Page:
Story URL: http://news.medill.northwestern.edu/chicago/news.aspx?id=204803
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LiLi Tan/MEDILL

Rachel Lloyd will read from her book, "Girls Like Us," on Monday at the Painted Door at 1505 W. Chicago Ave.


'Very Young Girls' star speaks out about sex trafficking

by LiLi Tan
April 26, 2012


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Photo courtesy of Rachel Lloyd

Rachel Lloyd, author of "Girls Like Us," said poverty and desperation led her to working in Germany's sex industry at the age of 17.

Leaving England was the best and worst move for Rachel Lloyd, 37, author of “Girls Like Us.” She escaped an alcoholic mother and abusive boyfriend, but poverty and desperation led her to working in Germany’s sex industry.

Q: What can we expect at Monday’s event?
A: I’m going to be reading from my book. Some of it will be about me, but more important I will be focusing on the girls and young women we work with at the Girls Educational and Mentoring Services, as well as the larger issue of the sex trade in America.

 
Q: How did you enter the sex trade?

A: I grew up in a home with domestic violence and a mother who was an alcoholic, and there was a fair amount of instability there. I was nude modeling in England at 13. I was doing some really legitimate modeling for teen girls magazines, and I was going up to London from Portsmouth. Everybody else my age had a parent with her. I went by myself. I was with male photographers who were like, “Do this, do that, show a little bit more.” But I didn’t get into the sex industry until I went to Munich when I was 17.

Q: What was the tipping point?
A: I was trying to get away, having just gotten beaten up by my boyfriend. The recession had really kicked in and it was hard to find a job. My mother was drinking and crazy. I just felt like there was nothing there and I wanted to start afresh, and that didn’t really happen. I was broke and in a foreign country, and I was desperate. There was that moment where the desperation and the poverty became too much.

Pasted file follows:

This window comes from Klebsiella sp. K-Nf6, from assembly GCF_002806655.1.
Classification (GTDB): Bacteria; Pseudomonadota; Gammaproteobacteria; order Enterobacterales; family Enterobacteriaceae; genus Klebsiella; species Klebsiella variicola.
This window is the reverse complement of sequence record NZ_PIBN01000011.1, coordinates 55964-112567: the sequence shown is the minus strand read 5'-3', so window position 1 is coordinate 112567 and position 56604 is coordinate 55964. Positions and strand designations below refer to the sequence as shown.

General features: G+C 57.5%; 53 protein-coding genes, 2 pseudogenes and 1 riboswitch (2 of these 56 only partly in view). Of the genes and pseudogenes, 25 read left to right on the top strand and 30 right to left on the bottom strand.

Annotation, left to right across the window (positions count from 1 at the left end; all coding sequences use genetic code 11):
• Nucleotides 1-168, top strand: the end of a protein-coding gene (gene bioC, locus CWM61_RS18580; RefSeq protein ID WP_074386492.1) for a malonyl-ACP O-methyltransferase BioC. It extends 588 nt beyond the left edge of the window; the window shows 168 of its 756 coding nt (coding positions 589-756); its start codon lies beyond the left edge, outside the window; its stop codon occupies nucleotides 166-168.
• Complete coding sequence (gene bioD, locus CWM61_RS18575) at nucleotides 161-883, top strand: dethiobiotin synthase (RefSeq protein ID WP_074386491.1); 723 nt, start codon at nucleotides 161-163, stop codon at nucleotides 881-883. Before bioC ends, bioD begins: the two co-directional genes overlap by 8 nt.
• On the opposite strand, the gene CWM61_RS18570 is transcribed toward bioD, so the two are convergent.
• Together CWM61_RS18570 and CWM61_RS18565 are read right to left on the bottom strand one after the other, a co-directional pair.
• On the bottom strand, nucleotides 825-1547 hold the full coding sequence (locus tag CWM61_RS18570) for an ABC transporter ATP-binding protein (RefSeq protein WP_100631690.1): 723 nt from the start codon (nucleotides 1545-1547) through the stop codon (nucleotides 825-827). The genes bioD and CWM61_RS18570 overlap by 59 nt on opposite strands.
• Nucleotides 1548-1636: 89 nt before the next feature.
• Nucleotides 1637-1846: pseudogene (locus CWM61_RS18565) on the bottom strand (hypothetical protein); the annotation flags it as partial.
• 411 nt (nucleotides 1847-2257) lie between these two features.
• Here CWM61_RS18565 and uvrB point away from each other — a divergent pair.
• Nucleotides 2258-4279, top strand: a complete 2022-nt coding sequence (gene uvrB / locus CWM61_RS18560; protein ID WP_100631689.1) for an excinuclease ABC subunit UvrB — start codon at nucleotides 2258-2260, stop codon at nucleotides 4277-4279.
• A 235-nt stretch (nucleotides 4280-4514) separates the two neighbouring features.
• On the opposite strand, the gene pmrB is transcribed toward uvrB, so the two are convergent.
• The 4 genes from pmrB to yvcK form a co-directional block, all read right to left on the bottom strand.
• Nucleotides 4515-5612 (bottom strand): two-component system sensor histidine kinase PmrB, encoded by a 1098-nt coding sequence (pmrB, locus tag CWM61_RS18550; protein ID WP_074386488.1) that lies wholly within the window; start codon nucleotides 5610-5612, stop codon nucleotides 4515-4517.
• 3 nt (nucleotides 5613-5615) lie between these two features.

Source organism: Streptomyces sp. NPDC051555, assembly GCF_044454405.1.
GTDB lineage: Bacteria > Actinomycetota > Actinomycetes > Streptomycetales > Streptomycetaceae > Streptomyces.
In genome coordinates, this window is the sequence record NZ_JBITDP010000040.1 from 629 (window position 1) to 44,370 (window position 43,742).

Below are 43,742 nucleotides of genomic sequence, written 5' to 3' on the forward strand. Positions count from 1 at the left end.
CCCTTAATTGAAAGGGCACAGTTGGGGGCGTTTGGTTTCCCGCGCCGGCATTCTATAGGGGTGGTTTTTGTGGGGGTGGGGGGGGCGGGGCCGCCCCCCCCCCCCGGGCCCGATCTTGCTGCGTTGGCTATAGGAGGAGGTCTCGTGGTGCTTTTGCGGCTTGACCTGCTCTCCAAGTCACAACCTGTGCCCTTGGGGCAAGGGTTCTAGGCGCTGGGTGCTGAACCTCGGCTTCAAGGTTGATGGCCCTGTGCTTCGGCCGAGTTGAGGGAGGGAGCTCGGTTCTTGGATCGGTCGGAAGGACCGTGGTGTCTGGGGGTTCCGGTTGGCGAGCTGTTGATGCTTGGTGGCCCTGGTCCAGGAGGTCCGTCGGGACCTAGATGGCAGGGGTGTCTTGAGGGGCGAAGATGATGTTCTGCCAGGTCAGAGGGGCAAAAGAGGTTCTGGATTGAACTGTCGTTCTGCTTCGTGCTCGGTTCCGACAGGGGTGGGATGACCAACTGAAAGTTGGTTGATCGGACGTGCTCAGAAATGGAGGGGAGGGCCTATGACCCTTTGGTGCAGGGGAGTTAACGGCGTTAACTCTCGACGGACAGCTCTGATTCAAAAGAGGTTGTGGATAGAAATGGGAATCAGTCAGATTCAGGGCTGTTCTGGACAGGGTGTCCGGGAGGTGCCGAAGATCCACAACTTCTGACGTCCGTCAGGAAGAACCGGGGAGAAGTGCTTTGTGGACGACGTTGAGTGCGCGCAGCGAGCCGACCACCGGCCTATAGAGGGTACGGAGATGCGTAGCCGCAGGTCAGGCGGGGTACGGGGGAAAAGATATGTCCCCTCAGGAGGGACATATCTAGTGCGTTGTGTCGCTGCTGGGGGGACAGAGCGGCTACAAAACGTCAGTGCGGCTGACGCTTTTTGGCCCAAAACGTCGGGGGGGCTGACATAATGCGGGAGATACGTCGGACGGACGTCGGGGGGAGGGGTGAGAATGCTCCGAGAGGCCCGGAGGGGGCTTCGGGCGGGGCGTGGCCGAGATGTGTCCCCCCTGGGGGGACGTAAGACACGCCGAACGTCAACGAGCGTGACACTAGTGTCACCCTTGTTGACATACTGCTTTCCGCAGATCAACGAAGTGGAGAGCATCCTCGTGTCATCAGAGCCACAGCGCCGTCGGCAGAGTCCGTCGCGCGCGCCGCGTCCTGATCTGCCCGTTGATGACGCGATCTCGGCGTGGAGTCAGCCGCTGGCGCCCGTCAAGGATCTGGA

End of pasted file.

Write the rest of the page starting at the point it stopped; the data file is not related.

Q: What are your thoughts on the Secret Service prostitution scandal?
A: It’s really problematic, aside from the fact that they’re Secret Service for the president. They’re not boys who got into trouble. They’re adult men who chose to buy women. And the fact that it involved multiple men, . . . I think there are very few men who are comfortable standing up and saying: “I’m really uncomfortable with this. These are real people and we don’t necessarily know their situation.”

Q: You worked in Germany’s sex industry from 1992 to 1994. Did you encounter men who worked for the government or were from the American military?
A: Oh, absolutely. I think it’s very normal, a kind of military R & R: Go into the local town, use the local women, and relieve some stress. The johns represented every single facet of society. I remember men in the military, men who were judges, City Council types, and then there were blue collar and unemployed people.

Q: As the founder of GEMS, what are the differences between the young women in New York and those here in Chicago?
A: The stories are kind of the same, and that’s not to diminish anyone’s individual experiences. Those patterns, those systemic factors — racism, classism, poverty, gender inequality, domestic violence, child abuse, not serving the needs of young people, making them more vulnerable, the list goes on — it sounds very similar from girl to girl. We could say the sex industry doesn’t discriminate and it could be your kid, but really it does discriminate and pick on young people and adults who are the most vulnerable and marginalized in our society.

Q: What’s the typical story of how young people enter the sex trade that you hear?
A: My mom left me at a sitters and he sexually abused me. And then I met a man who took care of me, said he would love me, gave me somewhere to stay, and then introduced me to the sex industry. And I didn’t know what it was going to be like.

Q: Are children from middle or upper classes at risk of entering the sex trade?
A: Frankly, very rarely. Just because you have money doesn’t make your home life particularly warm and loving, but poverty really makes a difference.

Q: Why didn’t you return to your home country to do outreach?

A: I had a rough time in England, and sometimes you can’t go home again.

This interview has been edited and condensed for brevity and clarity.


Rachel Lloyd will be speaking at “Youth in the Sex Trade: From Exploitation to Empowerment,” sponsored by the Chicago Alliance Against Sexual Exploitation and Traffick Free, on Monday at 1505 W. Chicago Ave. Tickets are $10 and are available at http://traffickfreechicago.eventbrite.com/